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The Army of Conquest is Taking Over Western Syria

The lack of international support for any major armed coalition in western Syria has cleared the way for the Army of Conquest – an alliance of mainly Islamist and jihadist groups – to become the most powerful force in Syria in the future, argues Saleem al-Omar.

Written by Saleem al-Omar Published on Read time Approx. 5 minutes

In late March 2015, armed groups opposing the Assad government gathered to plan for the liberation of Idlib in northern Syria. The groups included the Al Qaida-affiliated Nusra Front, Ahrar al-Sham, Sham Legion, Jund al-Aqsa and the Sunna Army, most of whom are considered jihadist forces. They formed the Jaish al-Fatah (Army of Conquest) Operations Room, an army with no leader or unified military body. Despite the absence of a clear leader, the group quickly took Idlib city, and then advanced to other neighboring cities, including Jisr al-Shughour near the government-controlled mountains on the Syrian coast. This army has struck terror into the ranks of Assad’s supporters, especially after arriving at the outskirts of the Joreen army base in central Syria.

Recently, the Army of Conquest announced its intention to continue moving south to take Hama city, just 28 miles north of Homs on the main highway to Damascus. Although the battle has not yet reached Hama, the announcement has spread fear through Assad’s ranks. The Army of Conquest has advanced from the north, most recently taking the military base at Morek 17 miles north of Hama. The military operations have not proceeded beyond this point mainly because, with the cover of Russian warplanes, Syrian government forces have been able to advance into opposition-controlled regions on the southern outskirts of Aleppo. The opposition has hastened to relocate its forces from Hama’s countryside to Aleppo, resulting in violent clashes between the two sides. Initially, the government gained control over a number of villages south of Aleppo. However, in the past week, the Nusra Front was able to regain these villages, the most prominent among them being the villages of al-Qurasi and al-Hadir.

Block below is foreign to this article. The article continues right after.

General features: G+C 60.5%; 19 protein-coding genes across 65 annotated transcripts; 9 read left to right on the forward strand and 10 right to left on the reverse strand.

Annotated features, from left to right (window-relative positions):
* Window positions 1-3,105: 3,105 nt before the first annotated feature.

The Assad government’s strategy seems to be to exhaust the opposition by moving its troops from one location to the next, knowing that it is difficult for opposition fighters to match these movements. The government also has forces in multiple strategic areas, which enables it to launch simultaneous attacks that confuse the opposition. Further compounding this, Russia’s air support has replenished the government’s airpower, which the opposition had depleted by capturing Syrian army air bases. This has been in keeping with Assad’s recent scorched earth policy, which was on full display in the city of Salma near Latakia. More than six times Assad’s forces attempted to advance on this opposition-controlled city, and each attempt was preceded by shelling the city with hundreds of bombs, destroying large swaths of the area. This same approach has been applied recently in the countryside of Hama and Aleppo.

In an exclusive interview, Lieutenant Abu Hamza, head of an artillery division in the Army of Conquest, stated: “At first the Army of Conquest was originally only a small operations room that later transformed into an army with a consultative council. There is no leader of the army as of now. The armed groups would not have been able to achieve the victories of this past year without unifying in this manner, which led to the liberation of large swaths of land, most prominent of which was in Idlib.”